SANYATI, Zimbabwe (BP)–The elderly woman sits in silence just outside the hospital’s open door. The electricity is off, but she doesn’t notice the darkness.
For the past few days this elderly woman sat next to her daughter, holding her hand, coaxing her to eat. When the daughter shivered from burning fever, she added an extra blanket. As visitors came and went, the mother made sure everyone greeted her daughter, even after she was comatose.
When the room filled with the sickening, sweet smell of death, everyone left but the mother. Still smiling. Still hoping.
In the hallways of Zimbabwe’s Sanyati Baptist Hospital, no one dares to mention the cause of this death. But knowing and experienced eyes speak. Here it is called “slimming disease.” AIDS.
Most do not know how or when they caught the virus. Many never know they have it. And many who do know don’t tell. Doctors and obituaries don’t name it as a cause of death.
AIDS in Africa bears little resemblance to the disease in America. It does not just affect individuals, but entire societies. Few families remain untouched.
Thirteen million Africans have already died of AIDS. Ten million more are expected to die within the next five years.
In Kenya, where one in seven people is HIV-positive, the list of the dead grows by 500 a day. In Zimbabwe, nearly one in three people carry the disease; in Botswana, it is one in four.
On a continent ravaged by wars and mired in poverty, AIDS is wiping out much of a generation. Families are being destroyed and the most educated and skilled workers in the history of the continent are being cut down in their prime.
It is estimated that, due to AIDS, sub-Saharan Africa will have 71 million fewer people by 2010 than it would have. United Nations AIDS statistics project that by the year 2010 there will be 40 million AIDS orphans in Africa alone.
In 20 years, AIDS has killed 22 million people worldwide — most without a knowledge of Christ. AIDS sufferers urgently need to hear the good news of God’s love and forgiveness.
Chaplain Philemon Satiya counsels hundreds of them each week. “By the time I see the patients, most are already wondering about life and death,” he says.
“Most pray to receive Jesus Christ as their Savior. Even though it’s too late for them to physically survive, it’s never too late for God to welcome another child into his kingdom.”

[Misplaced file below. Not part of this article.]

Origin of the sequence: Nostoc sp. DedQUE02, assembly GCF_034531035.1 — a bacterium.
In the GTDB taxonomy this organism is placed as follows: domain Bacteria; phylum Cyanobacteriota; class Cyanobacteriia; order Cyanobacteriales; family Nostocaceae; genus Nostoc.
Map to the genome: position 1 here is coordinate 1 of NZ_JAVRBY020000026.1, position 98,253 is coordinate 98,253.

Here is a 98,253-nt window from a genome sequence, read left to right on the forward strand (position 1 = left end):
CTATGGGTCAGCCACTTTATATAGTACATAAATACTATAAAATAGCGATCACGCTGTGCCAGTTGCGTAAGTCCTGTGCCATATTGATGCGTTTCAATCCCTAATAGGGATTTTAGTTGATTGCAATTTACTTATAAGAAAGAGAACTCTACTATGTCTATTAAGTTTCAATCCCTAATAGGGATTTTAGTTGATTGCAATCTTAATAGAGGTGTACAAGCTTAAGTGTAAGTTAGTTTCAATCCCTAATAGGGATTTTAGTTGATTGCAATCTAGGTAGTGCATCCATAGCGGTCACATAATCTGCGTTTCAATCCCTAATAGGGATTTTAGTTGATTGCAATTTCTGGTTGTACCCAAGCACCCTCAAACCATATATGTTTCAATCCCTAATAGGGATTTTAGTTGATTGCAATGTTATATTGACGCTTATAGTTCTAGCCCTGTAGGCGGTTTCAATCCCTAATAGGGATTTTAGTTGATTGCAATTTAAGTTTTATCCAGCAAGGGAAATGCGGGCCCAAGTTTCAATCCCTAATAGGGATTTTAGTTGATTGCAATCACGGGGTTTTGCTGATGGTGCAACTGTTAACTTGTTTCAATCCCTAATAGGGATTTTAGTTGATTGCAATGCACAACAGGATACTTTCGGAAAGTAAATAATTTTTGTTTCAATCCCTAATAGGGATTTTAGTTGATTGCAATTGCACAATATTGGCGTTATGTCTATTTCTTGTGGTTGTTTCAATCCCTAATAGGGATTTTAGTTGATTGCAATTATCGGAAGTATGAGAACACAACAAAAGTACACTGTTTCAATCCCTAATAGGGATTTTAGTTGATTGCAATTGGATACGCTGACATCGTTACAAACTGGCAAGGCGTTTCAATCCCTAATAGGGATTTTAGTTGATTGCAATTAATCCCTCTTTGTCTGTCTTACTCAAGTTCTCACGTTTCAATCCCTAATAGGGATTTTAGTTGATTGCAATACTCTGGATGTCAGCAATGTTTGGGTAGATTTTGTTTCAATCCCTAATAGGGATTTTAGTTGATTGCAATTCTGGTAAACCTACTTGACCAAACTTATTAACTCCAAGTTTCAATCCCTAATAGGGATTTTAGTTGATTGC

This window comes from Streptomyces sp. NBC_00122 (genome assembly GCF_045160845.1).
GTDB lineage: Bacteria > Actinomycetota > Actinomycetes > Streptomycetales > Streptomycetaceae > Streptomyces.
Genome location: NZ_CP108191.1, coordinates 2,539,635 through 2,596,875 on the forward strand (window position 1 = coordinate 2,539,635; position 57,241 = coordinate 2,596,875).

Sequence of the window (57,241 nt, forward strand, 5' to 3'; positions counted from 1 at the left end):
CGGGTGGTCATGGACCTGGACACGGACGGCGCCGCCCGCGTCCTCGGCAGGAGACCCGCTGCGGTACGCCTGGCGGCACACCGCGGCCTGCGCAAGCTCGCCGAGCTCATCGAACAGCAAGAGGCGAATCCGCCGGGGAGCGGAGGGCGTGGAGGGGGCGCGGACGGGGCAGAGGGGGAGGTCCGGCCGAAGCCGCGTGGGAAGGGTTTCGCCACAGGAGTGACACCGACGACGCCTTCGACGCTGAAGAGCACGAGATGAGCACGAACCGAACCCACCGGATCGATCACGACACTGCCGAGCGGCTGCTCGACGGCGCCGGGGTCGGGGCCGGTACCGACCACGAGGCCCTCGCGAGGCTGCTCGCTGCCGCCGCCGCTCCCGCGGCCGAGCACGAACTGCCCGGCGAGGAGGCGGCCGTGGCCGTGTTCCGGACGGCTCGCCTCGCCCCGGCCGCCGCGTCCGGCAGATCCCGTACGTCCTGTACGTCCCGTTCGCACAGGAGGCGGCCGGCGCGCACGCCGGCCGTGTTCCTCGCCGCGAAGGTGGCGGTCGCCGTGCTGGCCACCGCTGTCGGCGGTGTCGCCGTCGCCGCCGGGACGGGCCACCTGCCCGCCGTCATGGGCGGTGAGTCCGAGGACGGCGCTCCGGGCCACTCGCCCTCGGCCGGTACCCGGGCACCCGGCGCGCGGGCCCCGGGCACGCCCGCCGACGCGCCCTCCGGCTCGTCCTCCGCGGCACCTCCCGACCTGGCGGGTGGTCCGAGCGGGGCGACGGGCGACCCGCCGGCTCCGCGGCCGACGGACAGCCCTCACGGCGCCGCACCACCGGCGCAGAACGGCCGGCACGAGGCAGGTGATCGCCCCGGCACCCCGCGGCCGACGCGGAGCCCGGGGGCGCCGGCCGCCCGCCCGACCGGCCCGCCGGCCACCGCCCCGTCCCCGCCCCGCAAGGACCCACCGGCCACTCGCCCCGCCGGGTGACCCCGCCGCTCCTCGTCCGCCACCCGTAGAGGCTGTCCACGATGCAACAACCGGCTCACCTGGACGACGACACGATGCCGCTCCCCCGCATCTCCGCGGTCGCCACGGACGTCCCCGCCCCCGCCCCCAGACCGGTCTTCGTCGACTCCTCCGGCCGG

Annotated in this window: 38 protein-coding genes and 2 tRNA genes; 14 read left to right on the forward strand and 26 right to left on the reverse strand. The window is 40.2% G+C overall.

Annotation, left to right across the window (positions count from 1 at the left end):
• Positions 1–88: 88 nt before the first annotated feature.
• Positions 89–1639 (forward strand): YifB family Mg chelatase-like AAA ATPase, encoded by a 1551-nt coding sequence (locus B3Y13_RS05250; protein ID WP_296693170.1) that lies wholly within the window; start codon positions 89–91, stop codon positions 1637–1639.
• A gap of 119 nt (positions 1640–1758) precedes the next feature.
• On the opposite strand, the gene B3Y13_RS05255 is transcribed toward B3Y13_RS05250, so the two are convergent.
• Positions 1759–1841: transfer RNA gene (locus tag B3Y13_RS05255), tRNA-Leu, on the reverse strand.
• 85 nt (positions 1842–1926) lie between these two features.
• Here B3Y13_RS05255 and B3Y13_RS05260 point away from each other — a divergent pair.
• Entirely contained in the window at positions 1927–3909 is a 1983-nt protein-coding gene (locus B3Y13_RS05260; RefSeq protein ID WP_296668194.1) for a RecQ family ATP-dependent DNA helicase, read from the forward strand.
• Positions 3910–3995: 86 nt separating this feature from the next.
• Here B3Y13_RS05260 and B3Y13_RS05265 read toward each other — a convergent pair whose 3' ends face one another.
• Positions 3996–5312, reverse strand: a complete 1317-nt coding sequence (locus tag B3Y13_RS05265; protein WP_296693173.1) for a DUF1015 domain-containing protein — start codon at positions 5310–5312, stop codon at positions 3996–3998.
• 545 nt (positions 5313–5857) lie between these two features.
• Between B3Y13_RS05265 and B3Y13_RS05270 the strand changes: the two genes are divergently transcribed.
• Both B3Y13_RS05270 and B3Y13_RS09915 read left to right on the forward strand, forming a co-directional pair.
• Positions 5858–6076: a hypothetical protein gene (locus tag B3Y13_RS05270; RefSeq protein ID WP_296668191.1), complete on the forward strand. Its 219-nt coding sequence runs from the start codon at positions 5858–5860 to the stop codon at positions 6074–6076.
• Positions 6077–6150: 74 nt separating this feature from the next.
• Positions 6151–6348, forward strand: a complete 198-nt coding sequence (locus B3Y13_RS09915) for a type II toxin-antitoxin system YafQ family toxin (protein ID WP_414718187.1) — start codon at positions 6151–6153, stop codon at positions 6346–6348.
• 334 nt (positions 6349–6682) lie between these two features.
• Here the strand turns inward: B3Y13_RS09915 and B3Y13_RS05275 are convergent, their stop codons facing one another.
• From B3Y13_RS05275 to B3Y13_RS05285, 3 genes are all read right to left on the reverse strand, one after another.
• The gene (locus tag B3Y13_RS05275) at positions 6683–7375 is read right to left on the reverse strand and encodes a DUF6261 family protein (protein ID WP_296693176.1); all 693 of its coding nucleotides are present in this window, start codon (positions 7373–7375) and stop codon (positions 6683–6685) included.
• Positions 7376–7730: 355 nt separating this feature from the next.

Last year Philemon prayed with more than 740 people to receive Christ. “We have to leave this in God’s hands,” he says. “No one knows how AIDS will end. But we do know that God is in control and through him, we always have hope.”
Hope is what Zacchaeus has found.
His sunken, tightly drawn face is identical to most AIDS victims, but there’s something different about him. Zacchaeus has a contagious smile that never ceases.
He doesn’t sit around and think about death. He walks around talking and singing about life.
“Sure, maybe it is my fault that I have it,” he says. “But you know, God doesn’t look around and see if you have one leg or two. He wants you as you are.”
God is Zacchaeus’ strength and hope.
“God has rules,” Zacchaeus says. “If you follow them you don’t get AIDS.”
AIDS education is on the rise — in the schools, on the radio and television. As the next generation learns about prevention, Christians join the crusade with True Love Waits campaigns teaching “God’s rules.”
It is going to take a miracle, but God can work miracles — and his children can pray and work.
(BP) photo posted in the BP Photo Library at http://www.bpnews.net. Photo title: AT DEATH’S DOOR.
— Compelling on-line video: http://www.tconline.org/Stories/July01/aidsvid.html.
— Africa AIDS photos: http://www.tconline.org/Stories/July01/aids1.html.
— A full-color map tells the story of AIDS in Africa: http://www.tconline.org/Stories/July01/map2.html.
— True Love Waits resources for teens, parents and leaders: http://www.lifeway.com/tlw.
— Read about a True Love Waits project in Zimbabwe: http://www.imb.org/southern-africa/true_love_waits.htm.
— Free 14-day prayer guide on the Africa AIDS crisis: http://www.imb.org/resources.
— Free Africa prayer map: http://www.imb.org/resources.
— 2001 PRAY — a worldwide prayer movement for Africa: http://2001pray.org/home.htm.